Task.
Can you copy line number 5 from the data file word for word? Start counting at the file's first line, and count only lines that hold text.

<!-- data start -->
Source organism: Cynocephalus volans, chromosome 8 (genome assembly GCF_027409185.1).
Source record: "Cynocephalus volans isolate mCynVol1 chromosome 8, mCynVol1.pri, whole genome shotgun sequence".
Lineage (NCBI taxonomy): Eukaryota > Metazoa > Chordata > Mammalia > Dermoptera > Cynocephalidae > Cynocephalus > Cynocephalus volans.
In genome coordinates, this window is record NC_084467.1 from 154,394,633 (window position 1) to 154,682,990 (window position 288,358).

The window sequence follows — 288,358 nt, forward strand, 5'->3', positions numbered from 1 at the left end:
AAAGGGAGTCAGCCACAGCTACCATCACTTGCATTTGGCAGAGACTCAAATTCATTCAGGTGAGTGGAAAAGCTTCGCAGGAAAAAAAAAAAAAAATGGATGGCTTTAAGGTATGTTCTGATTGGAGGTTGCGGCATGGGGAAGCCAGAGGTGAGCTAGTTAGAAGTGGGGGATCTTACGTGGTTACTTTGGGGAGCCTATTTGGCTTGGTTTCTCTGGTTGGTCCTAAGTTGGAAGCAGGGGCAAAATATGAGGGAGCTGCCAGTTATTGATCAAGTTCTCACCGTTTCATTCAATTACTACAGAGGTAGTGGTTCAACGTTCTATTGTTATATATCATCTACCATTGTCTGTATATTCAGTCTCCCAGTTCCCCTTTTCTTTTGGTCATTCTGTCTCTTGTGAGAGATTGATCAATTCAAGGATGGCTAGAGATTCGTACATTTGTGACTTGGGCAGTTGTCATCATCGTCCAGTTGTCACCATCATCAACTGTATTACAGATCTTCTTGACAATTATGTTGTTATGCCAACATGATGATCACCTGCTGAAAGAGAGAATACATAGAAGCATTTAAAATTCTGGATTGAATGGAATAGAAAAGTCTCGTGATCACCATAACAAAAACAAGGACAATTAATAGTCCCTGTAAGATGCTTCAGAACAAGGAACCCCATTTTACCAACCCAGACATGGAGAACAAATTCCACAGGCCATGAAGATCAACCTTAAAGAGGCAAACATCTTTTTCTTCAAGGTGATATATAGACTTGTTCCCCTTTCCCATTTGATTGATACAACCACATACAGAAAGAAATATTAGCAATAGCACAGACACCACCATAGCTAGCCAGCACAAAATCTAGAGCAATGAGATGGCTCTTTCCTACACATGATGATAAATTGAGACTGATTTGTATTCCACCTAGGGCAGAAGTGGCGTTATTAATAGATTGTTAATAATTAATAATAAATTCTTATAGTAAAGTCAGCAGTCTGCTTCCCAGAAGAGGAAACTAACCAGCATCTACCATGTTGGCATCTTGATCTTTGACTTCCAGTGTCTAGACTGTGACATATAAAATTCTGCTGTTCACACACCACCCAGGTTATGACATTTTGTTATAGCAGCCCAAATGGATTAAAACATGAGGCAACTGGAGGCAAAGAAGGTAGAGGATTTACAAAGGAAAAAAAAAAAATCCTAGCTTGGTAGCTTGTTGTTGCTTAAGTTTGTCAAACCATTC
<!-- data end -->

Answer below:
The window sequence follows — 288,358 nt, forward strand, 5'->3', positions numbered from 1 at the left end: